All Points Broadcast Final Goodbye to APB

A final wrap-up on All Points Bulletin which is now being cited as the fastest MMO decline ever. The servers where shut down on Wednesday.

Developer Luke Halliwell has done a three-part post on Where Realtime Worlds went wrong

In any case, I don’t think specific design flaws were the root cause of our problems. While it’s true that without them, APB probably could have sold much better and I wouldn’t be writing this piece, it would be a very lazy attempt to explain our failure. It would be tantamount to pointing the finger at a small number of staff and saying “it was all your fault”.

I don’t buy that. There were 300 of us, some of us there for years, and we spent over $100m. The problems had to run deeper than that. I believe our poor decisions (and there were plenty of them, not just in design!) are best explained as patterns of behaviour within the context of a system that was not healthy.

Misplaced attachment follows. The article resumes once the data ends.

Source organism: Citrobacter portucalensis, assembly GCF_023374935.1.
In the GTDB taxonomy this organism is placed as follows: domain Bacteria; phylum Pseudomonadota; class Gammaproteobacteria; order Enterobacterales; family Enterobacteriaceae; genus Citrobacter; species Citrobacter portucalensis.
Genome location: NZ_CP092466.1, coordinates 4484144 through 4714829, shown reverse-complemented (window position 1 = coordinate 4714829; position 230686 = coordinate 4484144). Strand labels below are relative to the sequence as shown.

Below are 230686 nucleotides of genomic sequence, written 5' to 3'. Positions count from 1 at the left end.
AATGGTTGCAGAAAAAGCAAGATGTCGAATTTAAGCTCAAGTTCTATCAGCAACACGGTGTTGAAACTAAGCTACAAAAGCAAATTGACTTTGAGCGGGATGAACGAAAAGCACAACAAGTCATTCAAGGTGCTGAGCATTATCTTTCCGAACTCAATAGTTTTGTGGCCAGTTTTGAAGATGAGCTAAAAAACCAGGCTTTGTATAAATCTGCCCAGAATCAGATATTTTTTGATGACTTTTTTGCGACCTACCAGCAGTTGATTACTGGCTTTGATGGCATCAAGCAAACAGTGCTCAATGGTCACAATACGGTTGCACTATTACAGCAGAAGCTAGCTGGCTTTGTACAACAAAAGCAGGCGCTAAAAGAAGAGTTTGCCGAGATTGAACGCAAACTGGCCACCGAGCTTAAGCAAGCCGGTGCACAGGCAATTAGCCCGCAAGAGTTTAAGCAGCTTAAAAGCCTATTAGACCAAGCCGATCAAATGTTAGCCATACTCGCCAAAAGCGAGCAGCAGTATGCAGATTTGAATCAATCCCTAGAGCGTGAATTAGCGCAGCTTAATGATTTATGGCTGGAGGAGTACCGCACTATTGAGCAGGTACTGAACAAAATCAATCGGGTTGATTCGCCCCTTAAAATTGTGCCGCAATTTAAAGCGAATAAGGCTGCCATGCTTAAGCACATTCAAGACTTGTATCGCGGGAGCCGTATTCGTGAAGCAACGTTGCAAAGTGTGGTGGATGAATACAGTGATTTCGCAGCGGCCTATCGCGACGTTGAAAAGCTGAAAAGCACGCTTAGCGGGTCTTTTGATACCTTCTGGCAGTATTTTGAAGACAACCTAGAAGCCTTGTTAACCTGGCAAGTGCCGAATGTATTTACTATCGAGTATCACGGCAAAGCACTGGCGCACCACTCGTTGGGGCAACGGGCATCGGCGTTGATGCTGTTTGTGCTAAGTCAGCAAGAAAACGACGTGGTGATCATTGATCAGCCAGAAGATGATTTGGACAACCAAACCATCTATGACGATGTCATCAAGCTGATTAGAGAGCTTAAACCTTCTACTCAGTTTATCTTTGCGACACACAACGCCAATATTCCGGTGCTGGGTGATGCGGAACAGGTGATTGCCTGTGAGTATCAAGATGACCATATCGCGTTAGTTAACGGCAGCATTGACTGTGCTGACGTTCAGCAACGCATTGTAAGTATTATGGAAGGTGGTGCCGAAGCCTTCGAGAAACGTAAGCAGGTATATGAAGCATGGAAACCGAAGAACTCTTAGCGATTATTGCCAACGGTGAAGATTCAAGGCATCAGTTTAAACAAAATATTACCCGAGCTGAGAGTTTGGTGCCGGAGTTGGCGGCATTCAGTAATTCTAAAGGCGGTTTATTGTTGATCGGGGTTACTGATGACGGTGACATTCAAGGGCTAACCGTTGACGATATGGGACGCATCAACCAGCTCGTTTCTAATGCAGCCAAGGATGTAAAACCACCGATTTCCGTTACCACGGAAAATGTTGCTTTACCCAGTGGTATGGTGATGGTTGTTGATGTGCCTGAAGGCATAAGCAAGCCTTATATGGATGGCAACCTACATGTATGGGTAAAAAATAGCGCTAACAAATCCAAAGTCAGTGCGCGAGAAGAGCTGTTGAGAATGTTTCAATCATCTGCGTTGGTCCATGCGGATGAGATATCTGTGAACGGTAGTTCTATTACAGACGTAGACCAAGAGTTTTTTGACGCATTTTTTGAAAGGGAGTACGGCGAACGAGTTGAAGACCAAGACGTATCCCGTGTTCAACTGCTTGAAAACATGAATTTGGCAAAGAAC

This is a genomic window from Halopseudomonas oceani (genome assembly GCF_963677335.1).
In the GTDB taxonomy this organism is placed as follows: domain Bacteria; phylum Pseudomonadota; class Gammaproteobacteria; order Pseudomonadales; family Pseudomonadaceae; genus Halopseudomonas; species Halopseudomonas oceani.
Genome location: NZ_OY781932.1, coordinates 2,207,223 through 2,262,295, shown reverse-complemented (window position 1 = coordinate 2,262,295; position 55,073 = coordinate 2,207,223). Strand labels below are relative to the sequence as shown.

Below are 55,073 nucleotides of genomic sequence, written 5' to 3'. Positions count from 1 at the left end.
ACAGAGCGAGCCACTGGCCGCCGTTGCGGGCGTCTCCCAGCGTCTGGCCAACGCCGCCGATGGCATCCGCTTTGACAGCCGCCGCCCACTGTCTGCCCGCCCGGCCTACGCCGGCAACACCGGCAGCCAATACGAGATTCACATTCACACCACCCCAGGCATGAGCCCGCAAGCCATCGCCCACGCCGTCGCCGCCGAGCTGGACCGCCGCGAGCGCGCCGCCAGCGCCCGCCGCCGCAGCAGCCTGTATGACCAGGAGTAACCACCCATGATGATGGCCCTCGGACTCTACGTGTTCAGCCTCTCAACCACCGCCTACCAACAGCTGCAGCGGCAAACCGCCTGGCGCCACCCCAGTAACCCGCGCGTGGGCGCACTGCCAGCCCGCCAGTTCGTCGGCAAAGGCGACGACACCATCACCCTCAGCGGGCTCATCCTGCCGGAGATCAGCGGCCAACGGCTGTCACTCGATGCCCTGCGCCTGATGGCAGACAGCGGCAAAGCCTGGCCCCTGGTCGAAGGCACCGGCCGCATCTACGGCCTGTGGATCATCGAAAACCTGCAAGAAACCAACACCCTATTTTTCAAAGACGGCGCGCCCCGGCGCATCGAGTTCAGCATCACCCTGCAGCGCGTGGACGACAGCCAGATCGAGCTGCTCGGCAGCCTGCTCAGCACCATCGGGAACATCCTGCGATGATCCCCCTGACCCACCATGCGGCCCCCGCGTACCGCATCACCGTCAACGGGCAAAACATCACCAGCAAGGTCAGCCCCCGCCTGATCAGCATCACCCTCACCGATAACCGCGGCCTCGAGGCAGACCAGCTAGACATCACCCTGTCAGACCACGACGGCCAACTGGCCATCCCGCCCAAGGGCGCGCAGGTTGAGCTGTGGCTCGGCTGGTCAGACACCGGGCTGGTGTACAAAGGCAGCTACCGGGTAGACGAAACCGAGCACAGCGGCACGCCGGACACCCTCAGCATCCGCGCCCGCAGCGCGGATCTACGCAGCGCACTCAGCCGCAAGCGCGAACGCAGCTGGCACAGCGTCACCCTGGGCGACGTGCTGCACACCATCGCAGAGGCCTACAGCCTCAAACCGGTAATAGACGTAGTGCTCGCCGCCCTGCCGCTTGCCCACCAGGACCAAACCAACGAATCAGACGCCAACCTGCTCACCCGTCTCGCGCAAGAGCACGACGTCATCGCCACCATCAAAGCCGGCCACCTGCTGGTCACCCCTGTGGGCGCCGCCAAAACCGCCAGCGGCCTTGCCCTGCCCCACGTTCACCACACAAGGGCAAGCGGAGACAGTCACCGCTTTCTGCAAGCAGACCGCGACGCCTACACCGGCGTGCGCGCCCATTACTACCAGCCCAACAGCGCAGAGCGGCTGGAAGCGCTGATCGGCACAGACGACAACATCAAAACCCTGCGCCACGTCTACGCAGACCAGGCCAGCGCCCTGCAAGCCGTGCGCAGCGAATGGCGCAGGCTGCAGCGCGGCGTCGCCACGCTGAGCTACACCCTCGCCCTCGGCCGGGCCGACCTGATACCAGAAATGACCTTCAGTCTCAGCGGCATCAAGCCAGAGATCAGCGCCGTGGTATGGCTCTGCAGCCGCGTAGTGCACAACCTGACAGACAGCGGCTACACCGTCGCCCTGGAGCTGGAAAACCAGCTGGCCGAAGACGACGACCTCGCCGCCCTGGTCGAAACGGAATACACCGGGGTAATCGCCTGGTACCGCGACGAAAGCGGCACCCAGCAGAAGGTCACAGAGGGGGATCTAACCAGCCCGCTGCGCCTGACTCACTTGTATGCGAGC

Can’t be bothered to read the whole thing? On Broken Toys, Scott Jennings highlights key points of Halliwell’s posts in his standard sarcastic manner.
APB Closing Today

As my *fair*, *balanced*, and *not at all a pack of wild mongeese* community of readers has already noted, Halliwell’s followups are far less, um, fingerpointery and delve more into structural issues that plague most projects you shovel money into hoping delicious development candy comes out…

Meanwhile, Shamus Young posted an amusing comic in The Escapist and follows it up with a blog post explaining his disappointment in the game.

In case you didn’t play it – which was the game’s biggest problem – you drove around a big sandbox city as either a criminal or an enforcer. You couldn’t normally attack members of the other faction unless you were given a job to do so. Jobs were phoned in from faction leaders. These jobs were things like, “Kill player X” or “Player X is coming to kill you, don’t let them.” No story. No sense of anything happening. Just an eternal firefight against specific foes with the quest givers acting as matchmakers.

Somewhat disturbingly, the APB store still offers to sell you the game and in-game cash and many people have reported that the boxes are still in stores. One person has complained that having bought the game, the shop refused to refund it as the software worked correctly and the online servers were not their issue. As Realtime Worlds has gone bankrupt, I wonder what recourse new customers might have.

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